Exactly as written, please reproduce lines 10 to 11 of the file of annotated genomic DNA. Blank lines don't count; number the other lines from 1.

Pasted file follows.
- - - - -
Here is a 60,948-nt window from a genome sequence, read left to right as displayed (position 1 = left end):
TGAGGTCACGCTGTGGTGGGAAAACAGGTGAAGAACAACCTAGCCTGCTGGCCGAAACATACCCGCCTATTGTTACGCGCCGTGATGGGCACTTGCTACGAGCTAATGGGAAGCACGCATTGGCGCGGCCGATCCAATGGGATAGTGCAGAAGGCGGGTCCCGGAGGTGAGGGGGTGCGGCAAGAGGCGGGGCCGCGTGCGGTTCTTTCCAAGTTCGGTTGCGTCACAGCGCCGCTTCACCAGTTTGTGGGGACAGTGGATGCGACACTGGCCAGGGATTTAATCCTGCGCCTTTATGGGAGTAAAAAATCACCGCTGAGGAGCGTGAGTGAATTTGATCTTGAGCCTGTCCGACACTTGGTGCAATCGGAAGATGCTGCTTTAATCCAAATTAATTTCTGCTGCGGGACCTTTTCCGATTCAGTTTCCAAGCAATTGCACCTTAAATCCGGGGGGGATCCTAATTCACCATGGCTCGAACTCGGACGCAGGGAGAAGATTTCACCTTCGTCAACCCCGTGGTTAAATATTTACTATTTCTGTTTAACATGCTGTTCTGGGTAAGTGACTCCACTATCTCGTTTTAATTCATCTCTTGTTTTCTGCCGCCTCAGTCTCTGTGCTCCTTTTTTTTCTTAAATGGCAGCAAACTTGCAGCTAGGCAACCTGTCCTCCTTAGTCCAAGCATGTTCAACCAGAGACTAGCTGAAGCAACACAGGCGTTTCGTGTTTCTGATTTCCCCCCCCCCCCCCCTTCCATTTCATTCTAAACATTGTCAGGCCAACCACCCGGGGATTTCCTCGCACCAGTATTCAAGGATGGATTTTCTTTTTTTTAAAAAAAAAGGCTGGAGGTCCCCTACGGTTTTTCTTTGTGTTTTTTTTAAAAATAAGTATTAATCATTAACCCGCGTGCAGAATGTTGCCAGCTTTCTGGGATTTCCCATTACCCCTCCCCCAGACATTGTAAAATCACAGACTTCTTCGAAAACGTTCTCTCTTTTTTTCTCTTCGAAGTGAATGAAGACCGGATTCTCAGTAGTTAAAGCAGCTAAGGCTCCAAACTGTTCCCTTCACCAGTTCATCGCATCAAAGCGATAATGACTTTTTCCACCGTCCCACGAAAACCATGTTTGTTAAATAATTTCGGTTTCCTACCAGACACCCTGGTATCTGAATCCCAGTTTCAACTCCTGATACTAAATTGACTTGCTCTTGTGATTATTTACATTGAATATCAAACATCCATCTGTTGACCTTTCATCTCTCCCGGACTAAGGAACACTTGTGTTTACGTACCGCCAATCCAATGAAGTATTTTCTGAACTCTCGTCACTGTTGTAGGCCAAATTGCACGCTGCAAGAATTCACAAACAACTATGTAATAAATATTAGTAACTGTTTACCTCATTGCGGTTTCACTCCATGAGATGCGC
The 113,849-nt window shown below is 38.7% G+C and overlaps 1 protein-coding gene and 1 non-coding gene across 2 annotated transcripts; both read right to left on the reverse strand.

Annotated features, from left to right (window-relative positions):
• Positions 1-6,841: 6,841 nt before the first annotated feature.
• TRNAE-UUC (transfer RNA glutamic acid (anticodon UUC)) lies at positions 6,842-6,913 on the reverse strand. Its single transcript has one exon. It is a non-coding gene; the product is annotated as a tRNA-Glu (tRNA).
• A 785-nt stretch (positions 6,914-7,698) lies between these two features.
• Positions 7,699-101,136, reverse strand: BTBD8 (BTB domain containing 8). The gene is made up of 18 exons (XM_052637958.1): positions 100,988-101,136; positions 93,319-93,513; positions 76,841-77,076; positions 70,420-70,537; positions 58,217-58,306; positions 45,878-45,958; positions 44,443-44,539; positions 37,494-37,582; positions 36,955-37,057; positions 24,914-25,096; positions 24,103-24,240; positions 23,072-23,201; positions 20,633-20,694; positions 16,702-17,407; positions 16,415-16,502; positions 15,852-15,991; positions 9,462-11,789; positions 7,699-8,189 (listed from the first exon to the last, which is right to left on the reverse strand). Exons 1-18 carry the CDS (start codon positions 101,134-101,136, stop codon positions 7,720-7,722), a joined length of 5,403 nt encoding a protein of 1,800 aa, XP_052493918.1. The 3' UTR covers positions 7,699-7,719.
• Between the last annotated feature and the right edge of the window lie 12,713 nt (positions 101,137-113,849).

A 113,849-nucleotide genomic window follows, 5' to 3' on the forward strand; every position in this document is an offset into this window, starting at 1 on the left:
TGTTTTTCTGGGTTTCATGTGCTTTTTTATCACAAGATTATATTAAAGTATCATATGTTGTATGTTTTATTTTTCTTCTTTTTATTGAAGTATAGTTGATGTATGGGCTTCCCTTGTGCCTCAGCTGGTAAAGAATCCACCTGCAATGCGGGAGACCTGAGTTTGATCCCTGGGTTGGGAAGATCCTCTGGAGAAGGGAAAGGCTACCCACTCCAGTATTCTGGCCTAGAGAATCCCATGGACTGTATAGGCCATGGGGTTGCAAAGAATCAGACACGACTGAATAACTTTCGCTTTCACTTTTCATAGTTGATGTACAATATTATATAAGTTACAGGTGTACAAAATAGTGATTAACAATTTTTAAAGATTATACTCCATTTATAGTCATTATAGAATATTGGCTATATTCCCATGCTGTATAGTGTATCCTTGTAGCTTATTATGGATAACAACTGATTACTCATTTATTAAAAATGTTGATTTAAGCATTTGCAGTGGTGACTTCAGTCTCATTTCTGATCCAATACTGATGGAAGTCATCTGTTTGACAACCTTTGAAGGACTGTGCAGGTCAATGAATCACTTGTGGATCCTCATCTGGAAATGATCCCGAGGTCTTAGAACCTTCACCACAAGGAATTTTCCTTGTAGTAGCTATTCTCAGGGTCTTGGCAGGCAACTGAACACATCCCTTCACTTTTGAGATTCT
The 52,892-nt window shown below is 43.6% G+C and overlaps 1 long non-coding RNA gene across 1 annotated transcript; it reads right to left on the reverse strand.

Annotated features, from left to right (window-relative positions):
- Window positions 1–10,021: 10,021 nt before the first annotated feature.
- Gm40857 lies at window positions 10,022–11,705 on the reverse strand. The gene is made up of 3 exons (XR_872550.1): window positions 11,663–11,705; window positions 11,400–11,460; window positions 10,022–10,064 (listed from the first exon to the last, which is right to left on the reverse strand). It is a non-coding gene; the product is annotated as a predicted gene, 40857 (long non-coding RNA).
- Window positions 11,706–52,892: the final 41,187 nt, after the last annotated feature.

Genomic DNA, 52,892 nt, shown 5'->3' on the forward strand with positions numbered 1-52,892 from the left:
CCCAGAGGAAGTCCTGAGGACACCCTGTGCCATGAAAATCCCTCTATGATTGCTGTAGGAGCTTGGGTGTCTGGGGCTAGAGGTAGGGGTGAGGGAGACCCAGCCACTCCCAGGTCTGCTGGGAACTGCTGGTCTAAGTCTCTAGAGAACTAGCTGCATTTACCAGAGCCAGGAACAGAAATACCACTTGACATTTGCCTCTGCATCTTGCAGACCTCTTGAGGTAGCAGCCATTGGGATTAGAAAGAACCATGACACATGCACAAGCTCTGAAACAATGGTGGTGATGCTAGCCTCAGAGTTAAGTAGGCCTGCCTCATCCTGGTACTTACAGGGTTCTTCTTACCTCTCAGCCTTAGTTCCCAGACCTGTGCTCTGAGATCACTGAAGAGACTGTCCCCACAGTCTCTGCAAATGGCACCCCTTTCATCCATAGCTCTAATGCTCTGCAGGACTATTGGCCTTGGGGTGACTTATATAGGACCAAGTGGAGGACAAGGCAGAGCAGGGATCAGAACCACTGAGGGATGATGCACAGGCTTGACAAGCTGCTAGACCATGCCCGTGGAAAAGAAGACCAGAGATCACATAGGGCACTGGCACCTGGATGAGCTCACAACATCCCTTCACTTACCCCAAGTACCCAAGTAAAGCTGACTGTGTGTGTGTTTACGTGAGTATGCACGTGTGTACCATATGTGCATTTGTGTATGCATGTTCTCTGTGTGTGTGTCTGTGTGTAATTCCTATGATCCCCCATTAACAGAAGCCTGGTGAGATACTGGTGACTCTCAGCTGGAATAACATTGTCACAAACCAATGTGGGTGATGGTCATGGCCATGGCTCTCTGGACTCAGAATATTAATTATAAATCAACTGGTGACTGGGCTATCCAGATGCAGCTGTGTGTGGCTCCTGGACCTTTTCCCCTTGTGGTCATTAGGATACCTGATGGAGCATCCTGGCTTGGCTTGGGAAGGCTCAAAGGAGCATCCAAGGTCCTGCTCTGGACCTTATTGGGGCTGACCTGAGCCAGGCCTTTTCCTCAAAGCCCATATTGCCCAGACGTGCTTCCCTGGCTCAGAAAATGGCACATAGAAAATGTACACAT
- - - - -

A 113,849-nucleotide genomic window follows, 5' to 3' on the forward strand; every position in this document is an offset into this window, starting at 1 on the left:
TGTTTTTCTGGGTTTCATGTGCTTTTTTATCACAAGATTATATTAAAGTATCATATGTTGTATGTTTTATTTTTCTTCTTTTTATTGAAGTATAGTTGATGTATGGGCTTCCCTTGTGCCTCAGCTGGTAAAGAATCCACCTGCAATGCGGGAGACCTGAGTTTGATCCCTGGGTTGGGAAGATCCTCTGGAGAAGGGAAAGGCTACCCACTCCAGTATTCTGGCCTAGAGAATCCCATGGACTGTATAGGCCATGGGGTTGCAAAGAATCAGACACGACTGAATAACTTTCGCTTTCACTTTTCATAGTTGATGTACAATATTATATAAGTTACAGGTGTACAAAATAGTGATTAACAATTTTTAAAGATTATACTCCATTTATAGTCATTATAGAATATTGGCTATATTCCCATGCTGTATAGTGTATCCTTGTAGCTTATTATGGATAACAACTGATTACTCATTTATTAAAAATGTTGATTTAAGCATTTGCAGTGGTGACTTCAGTCTCATTTCTGATCCAATACTGATGGAAGTCATCTGTTTGACAACCTTTGAAGGACTGTGCAGGTCAATGAATCACTTGTGGATCCTCATCTGGAAATGATCCCGAGGTCTTAGAACCTTCACCACAAGGAATTTTCCTTGTAGTAGCTATTCTCAGGGTCTTGGCAGGCAACTGAACACATCCCTTCACTTTTGAGATTCT